A can of window cleaning spray wielded by a quick-thinking employee prevented the robbery of a store at 64 Kado St. in Wilkes-Barre on Saturday. According to city police, a teenage male came into Leonard's Kielbasi Market at about 1:05 p.m. and asked about a job. When employee Ruth Nestorick approached him, the teen pulled out a black gun, pointed it at her and demanded the money from the register. When Nestorick told him she did not have any, the teen started banging on the antique cash register in an unsuccessful attempt to open it. While he was doing this, Nestorick reached down behind the counter and grabbed a can of foaming window cleaner. When she stood up, she sprayed the teen in the face with it. He fled out the door and ran west on Kado Street.

Men ready to strip for fund: A group of men are being put through their paces at a dance studio as they prepare to strip for charity. The amateur performers – which include a couple of window cleaners and a barber – are preparing for a 'Full Monty' night in aid of four-year-old cancer sufferer Ruby Owen (pictured). The evening – which will take place at Kidsgrove Working Men's Club – has been organised by Jo Leighton, a friend of Ruby's family. Jo, aged 37, of Kidsgrove, said: "The lads are nervous but are looking forward to it. "They are having some lessons at Defy Gravity Dance Studio." Fund-raisers need to come up with £50,000 to send Ruby to America where she can receive potentially life-saving Proton Therapy Treatment. So far efforts have seen more than £70,000 raised for the cause. Tickets for the night – which will be held on March 23 from 7pm – are priced at £10. Jo added: "We hope it will be a really good night."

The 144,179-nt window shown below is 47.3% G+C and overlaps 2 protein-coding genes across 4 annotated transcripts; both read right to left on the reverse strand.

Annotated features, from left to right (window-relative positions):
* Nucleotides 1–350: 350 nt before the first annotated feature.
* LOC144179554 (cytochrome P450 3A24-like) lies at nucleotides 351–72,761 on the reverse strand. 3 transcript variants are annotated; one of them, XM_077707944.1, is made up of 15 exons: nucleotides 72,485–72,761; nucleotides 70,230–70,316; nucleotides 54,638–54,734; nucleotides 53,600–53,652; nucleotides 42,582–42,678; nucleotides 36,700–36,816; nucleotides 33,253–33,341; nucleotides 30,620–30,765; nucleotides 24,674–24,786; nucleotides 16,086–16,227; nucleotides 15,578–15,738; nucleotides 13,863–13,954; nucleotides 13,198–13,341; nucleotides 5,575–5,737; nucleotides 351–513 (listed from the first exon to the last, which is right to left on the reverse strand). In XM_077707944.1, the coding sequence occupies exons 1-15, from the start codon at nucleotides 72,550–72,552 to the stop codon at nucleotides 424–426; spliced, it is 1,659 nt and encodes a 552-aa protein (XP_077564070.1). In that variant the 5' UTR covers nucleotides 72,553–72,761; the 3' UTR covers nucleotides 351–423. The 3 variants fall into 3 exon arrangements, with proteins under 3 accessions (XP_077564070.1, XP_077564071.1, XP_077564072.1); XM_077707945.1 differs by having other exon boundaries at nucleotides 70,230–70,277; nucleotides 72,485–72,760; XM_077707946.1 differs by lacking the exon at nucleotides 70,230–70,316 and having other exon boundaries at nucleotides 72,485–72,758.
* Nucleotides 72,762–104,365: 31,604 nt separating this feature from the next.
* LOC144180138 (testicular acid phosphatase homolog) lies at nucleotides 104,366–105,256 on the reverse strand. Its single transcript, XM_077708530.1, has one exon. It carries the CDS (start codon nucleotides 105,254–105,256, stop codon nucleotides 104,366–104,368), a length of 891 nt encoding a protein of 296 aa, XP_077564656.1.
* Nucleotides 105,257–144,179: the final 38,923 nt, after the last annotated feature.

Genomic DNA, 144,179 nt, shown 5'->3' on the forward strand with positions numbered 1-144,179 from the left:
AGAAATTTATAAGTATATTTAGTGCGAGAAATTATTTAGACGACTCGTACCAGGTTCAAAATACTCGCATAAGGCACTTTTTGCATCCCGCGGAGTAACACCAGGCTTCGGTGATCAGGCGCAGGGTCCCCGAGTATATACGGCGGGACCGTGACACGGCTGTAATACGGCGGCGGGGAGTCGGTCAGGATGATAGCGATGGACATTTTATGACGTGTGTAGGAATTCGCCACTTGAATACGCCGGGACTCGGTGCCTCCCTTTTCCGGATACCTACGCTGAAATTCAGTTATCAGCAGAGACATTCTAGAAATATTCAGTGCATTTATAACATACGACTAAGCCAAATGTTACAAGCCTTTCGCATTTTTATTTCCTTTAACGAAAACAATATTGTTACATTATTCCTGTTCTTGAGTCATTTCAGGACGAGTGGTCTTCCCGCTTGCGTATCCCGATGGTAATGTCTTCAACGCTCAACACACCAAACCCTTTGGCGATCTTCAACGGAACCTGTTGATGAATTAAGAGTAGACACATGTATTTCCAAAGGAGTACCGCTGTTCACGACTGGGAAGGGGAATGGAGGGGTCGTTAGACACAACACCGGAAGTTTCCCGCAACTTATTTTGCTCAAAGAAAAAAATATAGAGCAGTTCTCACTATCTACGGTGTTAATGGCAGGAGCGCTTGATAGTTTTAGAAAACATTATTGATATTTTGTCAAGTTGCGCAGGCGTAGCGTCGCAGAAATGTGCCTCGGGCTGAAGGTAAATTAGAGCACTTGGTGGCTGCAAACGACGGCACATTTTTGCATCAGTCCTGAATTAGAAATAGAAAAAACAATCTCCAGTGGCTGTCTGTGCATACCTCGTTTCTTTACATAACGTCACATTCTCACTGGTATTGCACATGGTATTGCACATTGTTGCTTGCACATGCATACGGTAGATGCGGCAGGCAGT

An 87-year-old African-American widow and her daughter who operated two cleaning companies at the same address in Philadelphia. The mother’s company, Watts Window Cleaning & Janitorial Co., won $6 million in sheltered contracts through 2001. The daughter’s company, Watts Industries Inc., then obtained certification as disadvantaged and lined up $609,403 more, government contracting records show. The daughter, Yvette Watts, 48, who is listed with the Pennsylvania Department of State as an officer of both companies, didn’t respond to requests for comment. Her mother, Priscilla, said by telephone that she was unfamiliar with the SBA program for the disadvantaged. “What’s that?” the elder Watts said.

Teen falls 46 stories to death down high-rise garbage chute: Chicago - A 16-year-old boy fell to his death through a garbage chute late Monday in a Gold Coast high-rise, police said. The teen apparently was doing chores when he plunged 46 stories through the building's trash chute. Police and fire officials were called just after 11 p.m. to Astor Condominiums on the 1500 block of North Astor Street. The building is 48 stories tall. Witnesses told NBCChicago the teen has a mental disability, and he was taking out the garbage when he may have slipped and somehow fell into the chute. The boy's body was found in the trash compactor in the basement, police said.

Police arrest 2 after residents report door-to-door sales scam: West University Place police recently arrested two teenagers in connection to reports of door-to-door solicitors trying to scam residents. Police recently warned residents to look out for youths going door-to-door claiming to need donations for their athletic team's travel to a game in areas such as Hawaii. Officer Katie Wilson said the teenagers are selling magazines and also offer services including window washing. "They'll cash your check and you'll never see your magazines and never receive any cleaning services," Wilson said. "They give you a receipt with an e-mail and phone number, but they're fake."